With Tamar, c. 1932

Later on, she went to Sister Aloysius to arrange for her own admission to the Catholic Church. This took place in December 1927, with conditional baptism (due to her prior baptism in the Episcopalian Church) at Our Lady Help of Christians Parish on Staten Island, New York.  Immediately after her baptism, she made her first Confession, and she made her First Communion the following day.  


In the 1930s, Day worked closely with fellow activist Peter Maurin to establish the Catholic Worker movement, a nonviolent, pacifist movement that continues to combine direct aid for the poor and homeless with nonviolent direct action on their behalf.  Inspired by the Catholic radicalism of Peter Maurin (played in the film by Catholic actor, Martin Sheen), Day set up "The Catholic Worker" as a voice for the poor.  She devoted much of her time to feeding and sheltering New York City's dispossessed men, women, and children. Day said she saw the face of God in these suffering people.

In the early 1940s, she became an Benedictine oblate, which gave her a spiritual practice and connection that sustained her throughout the rest of her life.  

For the last fifty years of her life, she was an activist for the homeless. She founded the Catholic Worker newspaper and social organization, both of which are currently still active. During the war years and the decades that followed, she was jailed numerous times for participating in anti-war and anti-nuclear marches. Around the middle of the century, she was widely regarded as a communist, but, by the time of her death, many viewed her as a living saint.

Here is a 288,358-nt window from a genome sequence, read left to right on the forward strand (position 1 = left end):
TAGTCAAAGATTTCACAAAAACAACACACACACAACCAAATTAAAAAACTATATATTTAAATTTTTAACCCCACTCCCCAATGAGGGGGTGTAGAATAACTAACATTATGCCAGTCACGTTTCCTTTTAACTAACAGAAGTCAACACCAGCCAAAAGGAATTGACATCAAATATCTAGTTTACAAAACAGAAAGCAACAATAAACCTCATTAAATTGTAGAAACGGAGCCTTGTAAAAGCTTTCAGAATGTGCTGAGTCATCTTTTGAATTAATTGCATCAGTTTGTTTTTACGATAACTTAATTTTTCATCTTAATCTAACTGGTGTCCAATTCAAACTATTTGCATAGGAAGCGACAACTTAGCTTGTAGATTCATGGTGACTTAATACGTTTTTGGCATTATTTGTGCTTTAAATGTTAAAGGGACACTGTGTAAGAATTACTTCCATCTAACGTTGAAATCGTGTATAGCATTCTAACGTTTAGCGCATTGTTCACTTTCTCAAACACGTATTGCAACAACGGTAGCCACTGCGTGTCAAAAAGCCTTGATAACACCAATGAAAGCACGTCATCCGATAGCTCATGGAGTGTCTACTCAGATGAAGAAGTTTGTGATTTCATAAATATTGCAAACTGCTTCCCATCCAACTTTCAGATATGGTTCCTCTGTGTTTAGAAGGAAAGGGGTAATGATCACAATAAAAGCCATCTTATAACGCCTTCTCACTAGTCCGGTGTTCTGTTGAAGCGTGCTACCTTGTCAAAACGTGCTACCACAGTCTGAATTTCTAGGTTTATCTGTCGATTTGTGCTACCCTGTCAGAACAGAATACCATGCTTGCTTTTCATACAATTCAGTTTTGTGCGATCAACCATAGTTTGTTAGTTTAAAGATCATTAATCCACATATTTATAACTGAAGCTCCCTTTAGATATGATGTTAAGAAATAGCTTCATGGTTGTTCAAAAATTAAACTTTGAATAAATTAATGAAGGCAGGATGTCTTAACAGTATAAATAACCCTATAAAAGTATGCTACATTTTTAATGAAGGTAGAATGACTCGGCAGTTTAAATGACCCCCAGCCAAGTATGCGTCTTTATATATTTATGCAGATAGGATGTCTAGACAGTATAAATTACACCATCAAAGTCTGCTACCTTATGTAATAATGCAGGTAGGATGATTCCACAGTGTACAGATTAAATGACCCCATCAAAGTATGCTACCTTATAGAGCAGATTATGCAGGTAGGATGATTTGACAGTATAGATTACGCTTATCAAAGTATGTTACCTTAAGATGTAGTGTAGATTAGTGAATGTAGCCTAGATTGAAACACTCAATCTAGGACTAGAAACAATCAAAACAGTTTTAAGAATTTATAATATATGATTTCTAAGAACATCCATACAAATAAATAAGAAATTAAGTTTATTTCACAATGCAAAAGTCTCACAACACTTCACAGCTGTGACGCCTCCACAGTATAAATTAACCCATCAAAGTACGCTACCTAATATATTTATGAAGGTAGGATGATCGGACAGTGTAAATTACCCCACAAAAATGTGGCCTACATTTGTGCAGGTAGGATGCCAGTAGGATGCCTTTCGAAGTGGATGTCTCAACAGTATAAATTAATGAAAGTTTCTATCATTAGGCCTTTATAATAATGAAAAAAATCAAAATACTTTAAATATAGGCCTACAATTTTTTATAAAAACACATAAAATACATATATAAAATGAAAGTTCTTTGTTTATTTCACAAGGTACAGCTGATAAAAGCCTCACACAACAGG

The cause for Day's canonization is open in the Catholic Church.

It was interesting to find out more about Dorothy Day's life, but the film, for me, was not one of the best.  I would have loved to see more of her interior spiritual progress, and how her faith was a great source of strength for her work, in the same way that Mother Teresa and her Missionaries of Charity relied solely on God and their faith in Him to carry out theirs.  

Yes, Day was a tireless and outspoken champion of the rights of the poor and disenfranchised, but she was not a mere social worker.  The power of her faith and love for God, whom she saw in the poor, was the driving force behind her work.  Because the movie did not develop this most important aspect, it lacked the depth.  One reviewer wrote:

Ultimately, ... too much is skimmed over or completely ignored by this film. We see Day convert, but none of the powerful emotional and spiritual forces leading up to that crucial moment are shown.